I’m one of those kinds of gardeners, the kind who think that if you have a sunny spot with decent soil, you should grow some vegetables.
In every place I’ve gardened, the first order of gardening business has always been to determine where the vegetable garden will be. Then I figure out what to do in the rest of the space.
I won’t apologize for it, debate it, or shy way from it. I enjoy growing vegetables.
In fact, I think every person, whether they consider themselves a gardener or not, ought to find a little sunny spot and grow different kinds of vegetables like tomatoes, beans, squash, peppers, or whatever vegetable they like to eat that will grow in their climate.
I simply proclaim…
Embrace vegetable gardens for a happier life.
We gardeners who grow vegetables need to be ready to help others embrace this higher form of gardening because if polls and speculators are correct, it’s becoming more popular every year.
With that in mind, here are my top six tips for the first time vegetable gardener.
Start small. In a space as small as eight feet by four feet, you can grow a few tomato plants, some peppers, a row or two of beans and a hill of squash. That’s a good start, especially in a zone 5 garden here in the Midwestern United States.
Plant in raised beds. It is much easier to start and tend a raised bed garden than it is to till up a big space. You can build a simple frame out of any untreated lumber, place it on a fairly flat space, layer the ground with newspapers, dump in some top soil, and plant. While this is best done in the fall to give the grass time to die and decompose, it can also be done in the spring. I use 1 x 6 boards for the frames for my raised beds.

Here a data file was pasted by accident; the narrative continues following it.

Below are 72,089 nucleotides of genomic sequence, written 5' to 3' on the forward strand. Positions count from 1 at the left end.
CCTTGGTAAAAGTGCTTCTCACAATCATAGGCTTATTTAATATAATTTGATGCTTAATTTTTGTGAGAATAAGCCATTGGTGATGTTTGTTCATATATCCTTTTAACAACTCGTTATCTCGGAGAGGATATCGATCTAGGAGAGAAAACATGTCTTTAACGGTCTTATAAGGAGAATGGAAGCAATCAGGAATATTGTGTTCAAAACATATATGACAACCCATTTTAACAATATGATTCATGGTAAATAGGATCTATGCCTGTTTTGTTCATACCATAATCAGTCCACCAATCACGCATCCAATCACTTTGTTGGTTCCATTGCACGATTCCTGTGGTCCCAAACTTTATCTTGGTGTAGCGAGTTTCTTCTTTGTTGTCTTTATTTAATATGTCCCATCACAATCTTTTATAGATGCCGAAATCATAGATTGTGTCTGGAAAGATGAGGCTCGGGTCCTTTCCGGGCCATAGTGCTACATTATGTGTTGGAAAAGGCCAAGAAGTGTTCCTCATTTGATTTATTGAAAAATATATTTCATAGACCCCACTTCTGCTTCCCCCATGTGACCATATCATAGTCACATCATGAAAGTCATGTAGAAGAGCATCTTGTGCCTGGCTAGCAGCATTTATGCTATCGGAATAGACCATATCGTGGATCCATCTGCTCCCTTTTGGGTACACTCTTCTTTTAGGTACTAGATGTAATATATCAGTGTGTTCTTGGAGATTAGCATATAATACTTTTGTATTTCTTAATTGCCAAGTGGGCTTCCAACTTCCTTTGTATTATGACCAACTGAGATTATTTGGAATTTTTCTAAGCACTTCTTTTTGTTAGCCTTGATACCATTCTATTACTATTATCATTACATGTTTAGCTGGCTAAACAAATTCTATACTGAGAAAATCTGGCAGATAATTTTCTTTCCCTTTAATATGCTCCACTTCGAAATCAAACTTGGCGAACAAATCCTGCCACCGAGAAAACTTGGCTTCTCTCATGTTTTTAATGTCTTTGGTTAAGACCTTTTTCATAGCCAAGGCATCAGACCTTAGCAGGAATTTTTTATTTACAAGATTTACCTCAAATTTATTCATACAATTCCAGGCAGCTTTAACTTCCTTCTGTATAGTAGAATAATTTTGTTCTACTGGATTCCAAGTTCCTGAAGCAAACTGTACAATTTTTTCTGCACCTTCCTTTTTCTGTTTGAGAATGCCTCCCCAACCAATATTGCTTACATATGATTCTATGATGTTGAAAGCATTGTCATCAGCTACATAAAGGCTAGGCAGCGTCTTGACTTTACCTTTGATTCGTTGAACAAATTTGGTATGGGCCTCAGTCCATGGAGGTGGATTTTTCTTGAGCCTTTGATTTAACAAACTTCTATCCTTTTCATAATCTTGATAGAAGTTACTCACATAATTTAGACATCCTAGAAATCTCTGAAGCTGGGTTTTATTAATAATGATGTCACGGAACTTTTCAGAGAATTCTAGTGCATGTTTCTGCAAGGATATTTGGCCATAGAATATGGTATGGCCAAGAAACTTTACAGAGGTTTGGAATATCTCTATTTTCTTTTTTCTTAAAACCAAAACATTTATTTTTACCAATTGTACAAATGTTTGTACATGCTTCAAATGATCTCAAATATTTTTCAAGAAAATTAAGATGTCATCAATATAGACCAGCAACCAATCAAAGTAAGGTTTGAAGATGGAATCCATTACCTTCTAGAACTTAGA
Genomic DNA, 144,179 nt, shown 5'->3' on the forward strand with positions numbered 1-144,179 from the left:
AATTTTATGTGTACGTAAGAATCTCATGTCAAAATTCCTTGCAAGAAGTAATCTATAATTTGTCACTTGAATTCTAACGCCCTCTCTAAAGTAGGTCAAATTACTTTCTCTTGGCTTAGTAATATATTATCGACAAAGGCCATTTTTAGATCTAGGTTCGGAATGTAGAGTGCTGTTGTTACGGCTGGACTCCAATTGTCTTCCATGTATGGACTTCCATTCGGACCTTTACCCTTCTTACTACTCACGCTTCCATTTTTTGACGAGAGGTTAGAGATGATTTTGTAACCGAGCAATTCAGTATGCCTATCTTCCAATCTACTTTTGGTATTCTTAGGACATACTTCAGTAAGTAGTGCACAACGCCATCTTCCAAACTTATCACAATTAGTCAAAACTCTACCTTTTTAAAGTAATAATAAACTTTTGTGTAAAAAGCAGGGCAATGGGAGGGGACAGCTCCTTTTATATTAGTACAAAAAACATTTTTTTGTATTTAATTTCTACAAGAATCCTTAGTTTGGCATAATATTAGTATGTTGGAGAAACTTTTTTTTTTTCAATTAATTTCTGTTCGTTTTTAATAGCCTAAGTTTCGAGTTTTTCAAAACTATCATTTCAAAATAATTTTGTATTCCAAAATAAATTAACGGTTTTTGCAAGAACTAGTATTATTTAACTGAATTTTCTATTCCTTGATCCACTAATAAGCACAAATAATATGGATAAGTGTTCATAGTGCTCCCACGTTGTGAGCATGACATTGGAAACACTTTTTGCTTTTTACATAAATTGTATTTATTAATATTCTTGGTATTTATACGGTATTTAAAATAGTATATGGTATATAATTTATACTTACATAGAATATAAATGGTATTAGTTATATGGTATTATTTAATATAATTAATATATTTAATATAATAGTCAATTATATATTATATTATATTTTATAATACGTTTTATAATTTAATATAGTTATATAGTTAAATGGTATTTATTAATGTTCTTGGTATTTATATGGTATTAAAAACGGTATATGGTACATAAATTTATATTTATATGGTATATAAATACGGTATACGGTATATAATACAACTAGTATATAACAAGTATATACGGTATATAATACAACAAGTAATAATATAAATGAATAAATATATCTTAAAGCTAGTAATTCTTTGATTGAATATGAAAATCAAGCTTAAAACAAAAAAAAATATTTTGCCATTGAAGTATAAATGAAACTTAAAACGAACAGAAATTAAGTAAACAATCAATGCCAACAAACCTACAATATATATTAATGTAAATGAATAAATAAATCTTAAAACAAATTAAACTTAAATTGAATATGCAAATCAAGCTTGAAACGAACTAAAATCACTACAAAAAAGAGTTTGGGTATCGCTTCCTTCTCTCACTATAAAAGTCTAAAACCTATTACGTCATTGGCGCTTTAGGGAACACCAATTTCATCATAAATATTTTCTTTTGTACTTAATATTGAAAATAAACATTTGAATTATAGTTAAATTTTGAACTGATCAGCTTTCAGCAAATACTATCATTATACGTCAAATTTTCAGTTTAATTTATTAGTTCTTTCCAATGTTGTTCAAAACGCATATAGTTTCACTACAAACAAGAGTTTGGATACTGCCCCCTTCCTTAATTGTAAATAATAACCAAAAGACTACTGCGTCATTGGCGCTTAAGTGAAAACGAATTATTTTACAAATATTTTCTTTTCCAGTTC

Start with plants and “big seeds’. Buy a few tomato and pepper plants for your first garden and the ‘big seeds” like beans and squash that can all be planted in the garden at the same time, once the danger of frost has passed.
Mulch around the plants. To keep weeds down, add a layer of mulch around the plants. This is optional and can be any cheap mulch, but if you don’t do this, be prepared to embrace weeding, because weeds will grow in your new garden.
Fertilize and water. The fast growing vegetable plants will do better with regular applications of a good organic fertilizer, which can be purchased at a local garden center. And if it doesn’t rain for a week or so, water the plants well, giving them a good, long drink, not just a sprinkle.
Harvest and enjoy. Even with a small a garden, you will be amazed at how many vegetables you will harvest and how good they will taste!
Then after you’ve embraced vegetable gardens with a small gardening plot, you can expand your garden and start the season sooner and end it later, adding more types and varieties of vegetables.
If you are now ready to embrace vegetable gardens, you might also check out a few books including some of the classics like Square Foot Gardening by Mel Bartholemew and Four-Season Harvest: Organic Vegetables from Your Home Garden All Year Long by Eliot Coleman and Barbara Damrosch.
Embrace vegetable gardens for a happier life!
(Yes, growing vegetables is that easy, most of the time. But every once in a while you might encounter some insects that want your vegetables as much as you do, and maybe a rabbit might get in your garden and eat through a row of beans. But don’t get too worried about these possible pests, until you see which ones will be a problem in your garden. Then you can deal with them, one pest at a time.)